“Whilst writing Brexit Without the Bullshit, I thought it was hilarious being described by old Etonians as a member of the elite – given my background,”
Coming to the Gibraltar Literary Festival to talk about his latest book, Brexit Without the Bullshit, Gavin Esler is an award winning television and radio broadcaster, journalist and also the author of five novels and two non-fiction books. His familiar face will be known to many who tuned into BBC 2’s Newsnight programme between 2003 and 2014.
What was it in his early life that shaped the man who went on to interview heads of state and government? “I was born on the outskirts of Glasgow in Clydebank, which was a big ship building community, and the first few years of my life were spent in a council house with my grandmother, parents and two aunties,” Gavin tells me. In search of a better job once it was clear that the ship building industry was in economic difficulty, his father moved the family to Edinburgh. “He was a typical aspiring working class man who eventually became a manager and did much better for himself and for us, but he was one of those who benefited from the post-war boom by getting on his bike and actually going to do something else.”
Gaining a scholarship to George Heriot’s School at the age of seven, Gavin went on to become the first member of his family to go to University, and credits one of his grandmothers in giving him the determination to do well in his academic career. “Stick to your books,” he recalls her saying.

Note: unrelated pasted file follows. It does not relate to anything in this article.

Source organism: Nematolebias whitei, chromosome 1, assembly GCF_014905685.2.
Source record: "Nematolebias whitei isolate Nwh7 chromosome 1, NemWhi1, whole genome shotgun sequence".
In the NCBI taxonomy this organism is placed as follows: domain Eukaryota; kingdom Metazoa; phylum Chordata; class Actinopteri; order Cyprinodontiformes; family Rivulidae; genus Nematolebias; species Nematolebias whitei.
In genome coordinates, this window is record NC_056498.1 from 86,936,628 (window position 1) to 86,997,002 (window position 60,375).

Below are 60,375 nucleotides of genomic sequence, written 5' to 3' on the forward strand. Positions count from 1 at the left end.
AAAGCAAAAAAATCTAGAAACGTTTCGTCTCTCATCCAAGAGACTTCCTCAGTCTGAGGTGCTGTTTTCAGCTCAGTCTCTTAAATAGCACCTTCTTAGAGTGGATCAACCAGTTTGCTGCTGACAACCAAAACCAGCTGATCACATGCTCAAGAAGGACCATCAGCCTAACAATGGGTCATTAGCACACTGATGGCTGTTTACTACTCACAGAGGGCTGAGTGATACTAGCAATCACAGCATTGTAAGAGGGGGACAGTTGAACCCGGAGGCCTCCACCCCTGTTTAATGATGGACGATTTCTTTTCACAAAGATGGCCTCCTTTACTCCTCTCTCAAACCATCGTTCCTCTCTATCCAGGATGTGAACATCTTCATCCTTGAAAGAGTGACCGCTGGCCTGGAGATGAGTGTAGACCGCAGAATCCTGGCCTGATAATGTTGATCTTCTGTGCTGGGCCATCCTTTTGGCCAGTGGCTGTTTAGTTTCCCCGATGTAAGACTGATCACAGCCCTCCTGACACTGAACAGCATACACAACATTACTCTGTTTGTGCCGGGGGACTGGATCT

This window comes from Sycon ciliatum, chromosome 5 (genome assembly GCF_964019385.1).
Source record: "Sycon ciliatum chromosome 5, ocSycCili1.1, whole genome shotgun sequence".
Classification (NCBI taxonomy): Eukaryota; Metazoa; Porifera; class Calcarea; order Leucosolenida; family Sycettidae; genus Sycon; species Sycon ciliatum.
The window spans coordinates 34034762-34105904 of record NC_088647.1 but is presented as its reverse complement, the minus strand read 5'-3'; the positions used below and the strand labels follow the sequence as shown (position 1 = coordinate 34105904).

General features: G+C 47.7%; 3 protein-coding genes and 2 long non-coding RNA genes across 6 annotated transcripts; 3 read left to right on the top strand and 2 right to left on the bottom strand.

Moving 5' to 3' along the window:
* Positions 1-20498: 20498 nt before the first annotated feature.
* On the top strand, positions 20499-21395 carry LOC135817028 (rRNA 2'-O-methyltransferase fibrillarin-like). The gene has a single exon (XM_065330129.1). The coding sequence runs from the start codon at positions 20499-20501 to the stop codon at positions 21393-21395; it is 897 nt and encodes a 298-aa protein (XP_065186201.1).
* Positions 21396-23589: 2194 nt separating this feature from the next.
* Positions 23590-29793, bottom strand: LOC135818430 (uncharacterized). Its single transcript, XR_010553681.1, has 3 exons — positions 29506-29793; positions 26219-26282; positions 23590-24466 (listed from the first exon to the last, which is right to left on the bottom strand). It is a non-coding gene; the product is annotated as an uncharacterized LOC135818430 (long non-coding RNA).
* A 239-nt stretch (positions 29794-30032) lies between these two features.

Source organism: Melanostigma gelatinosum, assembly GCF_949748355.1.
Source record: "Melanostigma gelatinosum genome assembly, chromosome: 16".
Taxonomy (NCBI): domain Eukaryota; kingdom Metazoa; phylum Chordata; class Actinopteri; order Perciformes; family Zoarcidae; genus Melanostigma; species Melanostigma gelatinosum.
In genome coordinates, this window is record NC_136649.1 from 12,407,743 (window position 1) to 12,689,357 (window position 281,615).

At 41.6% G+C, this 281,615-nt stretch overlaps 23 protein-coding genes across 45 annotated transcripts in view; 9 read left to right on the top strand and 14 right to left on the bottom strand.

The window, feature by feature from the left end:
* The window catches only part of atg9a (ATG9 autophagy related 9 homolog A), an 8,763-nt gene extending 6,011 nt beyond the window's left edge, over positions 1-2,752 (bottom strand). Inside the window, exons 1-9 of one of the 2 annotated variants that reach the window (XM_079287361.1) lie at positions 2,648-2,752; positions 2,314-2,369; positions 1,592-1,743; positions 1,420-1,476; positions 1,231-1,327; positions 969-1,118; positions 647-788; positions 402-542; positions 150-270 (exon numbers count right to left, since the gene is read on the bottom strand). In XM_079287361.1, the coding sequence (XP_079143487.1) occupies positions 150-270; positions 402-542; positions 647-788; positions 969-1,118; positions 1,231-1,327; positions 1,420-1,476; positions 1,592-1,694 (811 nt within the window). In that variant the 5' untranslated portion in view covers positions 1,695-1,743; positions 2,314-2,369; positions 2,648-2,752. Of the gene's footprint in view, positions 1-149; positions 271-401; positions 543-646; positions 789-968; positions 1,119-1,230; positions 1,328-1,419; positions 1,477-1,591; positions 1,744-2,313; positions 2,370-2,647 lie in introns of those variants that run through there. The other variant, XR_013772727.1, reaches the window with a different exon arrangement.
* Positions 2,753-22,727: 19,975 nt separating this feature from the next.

“Whilst writing Brexit Without the Bullshit, I thought it was hilarious being described by old Etonians as a member of the elite – given my background,” he laughs.
A career in journalism wasn’t always on the cards though. When he was just three weeks old Gavin nearly died. A life-saving operation on their first born meant that he grew up in a household where his parents regarded doctors and medicine as the highest possible profession. “I thought that too and had made up my mind to go to Edinburgh Medical School”, Gavin explains, going on to say that at 17 he suddenly changed his mind and told his family that instead of pursuing that childhood dream of medicine, he realised he’d rather write.
“I did modern English and American literature at Kent University and then did a post-grad in Irish Literature, “he says. When he was offered a job on The Scotsman in Edinburgh, Gavin turned it down as likely to be a bit dull, preferring instead The Belfast Telegraph. “In the room with people from Thomson Newspapers, who owned The Times as well as The Scotsman, there was a bit of an intake of breath that some idiot actually wanted to go to Belfast, but I love Belfast and it’s like a second home to me.”